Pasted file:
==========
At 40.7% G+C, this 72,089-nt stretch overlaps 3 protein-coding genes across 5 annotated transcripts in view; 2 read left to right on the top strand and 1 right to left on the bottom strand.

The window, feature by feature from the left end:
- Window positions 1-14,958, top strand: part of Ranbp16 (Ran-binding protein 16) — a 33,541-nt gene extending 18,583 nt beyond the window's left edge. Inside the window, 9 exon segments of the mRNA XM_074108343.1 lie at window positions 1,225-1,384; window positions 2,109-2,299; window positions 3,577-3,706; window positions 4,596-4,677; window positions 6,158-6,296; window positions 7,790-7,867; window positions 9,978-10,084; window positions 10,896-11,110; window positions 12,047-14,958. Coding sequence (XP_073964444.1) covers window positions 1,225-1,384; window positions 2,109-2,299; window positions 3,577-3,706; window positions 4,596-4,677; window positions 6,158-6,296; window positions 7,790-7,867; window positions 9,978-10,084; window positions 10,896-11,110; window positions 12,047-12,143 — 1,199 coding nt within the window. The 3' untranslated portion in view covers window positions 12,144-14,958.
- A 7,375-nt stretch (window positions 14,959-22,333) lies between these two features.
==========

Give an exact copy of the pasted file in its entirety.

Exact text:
At 40.7% G+C, this 72,089-nt stretch overlaps 3 protein-coding genes across 5 annotated transcripts in view; 2 read left to right on the top strand and 1 right to left on the bottom strand.

The window, feature by feature from the left end:
- Window positions 1-14,958, top strand: part of Ranbp16 (Ran-binding protein 16) — a 33,541-nt gene extending 18,583 nt beyond the window's left edge. Inside the window, 9 exon segments of the mRNA XM_074108343.1 lie at window positions 1,225-1,384; window positions 2,109-2,299; window positions 3,577-3,706; window positions 4,596-4,677; window positions 6,158-6,296; window positions 7,790-7,867; window positions 9,978-10,084; window positions 10,896-11,110; window positions 12,047-14,958. Coding sequence (XP_073964444.1) covers window positions 1,225-1,384; window positions 2,109-2,299; window positions 3,577-3,706; window positions 4,596-4,677; window positions 6,158-6,296; window positions 7,790-7,867; window positions 9,978-10,084; window positions 10,896-11,110; window positions 12,047-12,143 — 1,199 coding nt within the window. The 3' untranslated portion in view covers window positions 12,144-14,958.
- A 7,375-nt stretch (window positions 14,959-22,333) lies between these two features.